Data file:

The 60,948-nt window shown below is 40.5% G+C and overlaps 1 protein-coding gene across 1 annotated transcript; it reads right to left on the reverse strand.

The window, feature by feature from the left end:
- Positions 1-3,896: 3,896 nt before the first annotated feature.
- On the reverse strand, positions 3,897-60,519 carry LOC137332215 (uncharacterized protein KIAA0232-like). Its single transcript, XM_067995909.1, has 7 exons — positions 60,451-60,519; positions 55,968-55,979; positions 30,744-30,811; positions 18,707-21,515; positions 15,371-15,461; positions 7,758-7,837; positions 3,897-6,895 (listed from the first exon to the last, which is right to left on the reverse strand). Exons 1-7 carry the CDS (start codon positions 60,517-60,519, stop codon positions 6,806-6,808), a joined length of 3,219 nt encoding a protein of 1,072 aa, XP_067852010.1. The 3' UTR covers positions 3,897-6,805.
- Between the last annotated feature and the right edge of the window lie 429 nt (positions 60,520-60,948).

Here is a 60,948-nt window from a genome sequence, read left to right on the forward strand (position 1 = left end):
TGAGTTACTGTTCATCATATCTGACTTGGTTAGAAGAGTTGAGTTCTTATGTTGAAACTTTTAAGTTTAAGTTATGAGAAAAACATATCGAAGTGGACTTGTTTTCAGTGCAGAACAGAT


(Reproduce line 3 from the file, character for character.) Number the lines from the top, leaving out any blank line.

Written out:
- Positions 1-3,896: 3,896 nt before the first annotated feature.